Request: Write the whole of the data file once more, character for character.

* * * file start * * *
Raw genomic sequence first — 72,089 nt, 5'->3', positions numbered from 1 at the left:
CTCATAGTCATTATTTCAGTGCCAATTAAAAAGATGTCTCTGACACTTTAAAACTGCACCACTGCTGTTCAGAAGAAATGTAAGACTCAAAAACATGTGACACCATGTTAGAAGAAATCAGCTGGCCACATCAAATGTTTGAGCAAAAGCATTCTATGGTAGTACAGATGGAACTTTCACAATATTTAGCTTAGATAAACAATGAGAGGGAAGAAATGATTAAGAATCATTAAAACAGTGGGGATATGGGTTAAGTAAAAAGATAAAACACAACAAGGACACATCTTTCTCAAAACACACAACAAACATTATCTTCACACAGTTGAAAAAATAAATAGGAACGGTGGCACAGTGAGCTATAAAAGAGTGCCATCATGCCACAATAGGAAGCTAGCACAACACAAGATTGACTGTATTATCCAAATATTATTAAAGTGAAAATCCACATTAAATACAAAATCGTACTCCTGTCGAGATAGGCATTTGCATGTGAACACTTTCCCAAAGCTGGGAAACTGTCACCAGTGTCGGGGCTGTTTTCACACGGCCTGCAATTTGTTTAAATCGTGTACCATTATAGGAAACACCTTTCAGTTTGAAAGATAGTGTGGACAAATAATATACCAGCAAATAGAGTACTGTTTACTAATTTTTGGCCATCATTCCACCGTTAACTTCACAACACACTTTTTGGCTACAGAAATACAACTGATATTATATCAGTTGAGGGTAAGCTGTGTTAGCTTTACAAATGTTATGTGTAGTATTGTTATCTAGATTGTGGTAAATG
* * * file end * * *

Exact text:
Raw genomic sequence first — 72,089 nt, 5'->3', positions numbered from 1 at the left:
CTCATAGTCATTATTTCAGTGCCAATTAAAAAGATGTCTCTGACACTTTAAAACTGCACCACTGCTGTTCAGAAGAAATGTAAGACTCAAAAACATGTGACACCATGTTAGAAGAAATCAGCTGGCCACATCAAATGTTTGAGCAAAAGCATTCTATGGTAGTACAGATGGAACTTTCACAATATTTAGCTTAGATAAACAATGAGAGGGAAGAAATGATTAAGAATCATTAAAACAGTGGGGATATGGGTTAAGTAAAAAGATAAAACACAACAAGGACACATCTTTCTCAAAACACACAACAAACATTATCTTCACACAGTTGAAAAAATAAATAGGAACGGTGGCACAGTGAGCTATAAAAGAGTGCCATCATGCCACAATAGGAAGCTAGCACAACACAAGATTGACTGTATTATCCAAATATTATTAAAGTGAAAATCCACATTAAATACAAAATCGTACTCCTGTCGAGATAGGCATTTGCATGTGAACACTTTCCCAAAGCTGGGAAACTGTCACCAGTGTCGGGGCTGTTTTCACACGGCCTGCAATTTGTTTAAATCGTGTACCATTATAGGAAACACCTTTCAGTTTGAAAGATAGTGTGGACAAATAATATACCAGCAAATAGAGTACTGTTTACTAATTTTTGGCCATCATTCCACCGTTAACTTCACAACACACTTTTTGGCTACAGAAATACAACTGATATTATATCAGTTGAGGGTAAGCTGTGTTAGCTTTACAAATGTTATGTGTAGTATTGTTATCTAGATTGTGGTAAATG